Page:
5. God specifically states that the primary purpose of marriage is its fruitfulness, the generation of children. He blesses the couple and says, “Be fruitful and multiply, and fill the earth and subdue it” (Gen. 1:28). He thereby makes them cooperators in the tremendous task of generating each single, unrepeatable human being.
6. The second chapter of Genesis also states that there was no concupiscence of the flesh, due to the state of innocence in which our first parents were created; it tells us that after man and woman were married they “were both naked and were not ashamed” (Gen. 2:25). Their reason had perfect control over their external and internal senses, and all their faculties were perfectly synchronized.
7. Man’s original happiness and his elevation to the supernatural order are indicated by the images, so meaningful to Orientals, of the peaceful garden and the rivers watering it, and by the ease with which Adam and Eve related to God, speaking to him face to face; they were truly God’s friends.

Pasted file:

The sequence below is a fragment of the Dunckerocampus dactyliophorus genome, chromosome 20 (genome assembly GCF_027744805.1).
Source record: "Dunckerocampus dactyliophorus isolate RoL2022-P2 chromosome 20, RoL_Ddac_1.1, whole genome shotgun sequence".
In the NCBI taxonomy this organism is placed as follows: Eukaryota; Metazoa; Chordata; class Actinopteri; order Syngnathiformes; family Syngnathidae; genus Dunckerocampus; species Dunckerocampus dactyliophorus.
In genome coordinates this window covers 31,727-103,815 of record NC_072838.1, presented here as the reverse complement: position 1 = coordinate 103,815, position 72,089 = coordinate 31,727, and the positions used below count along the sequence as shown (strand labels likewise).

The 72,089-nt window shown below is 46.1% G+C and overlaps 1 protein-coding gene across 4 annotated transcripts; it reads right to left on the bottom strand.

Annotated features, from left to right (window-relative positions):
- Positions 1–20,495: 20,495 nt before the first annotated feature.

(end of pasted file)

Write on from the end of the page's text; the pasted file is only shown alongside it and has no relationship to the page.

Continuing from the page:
God laid one commandment on man: “You may freely eat of every tree of the garden, but of the tree of knowledge of good and evil you shall not eat, for in the day that you eat of it you shall die” ; (Gen. 2:16-17). This was a reasonable commandment, and man at first accepted it without raising any objection.However, the devil, who appears in the third chapter of Genesis in the form of a serpent, tempted the woman: “Did God say, ‘You shall not eat of any tree of the garden’?” (Gen. 3:1). He, who had already fallen, seeks to seduce the woman to imitate him by also disobeying God. He begins by exaggerating God’s commandment; he questions God’s justice and honesty and tries to undermine our first parents’ trust in God.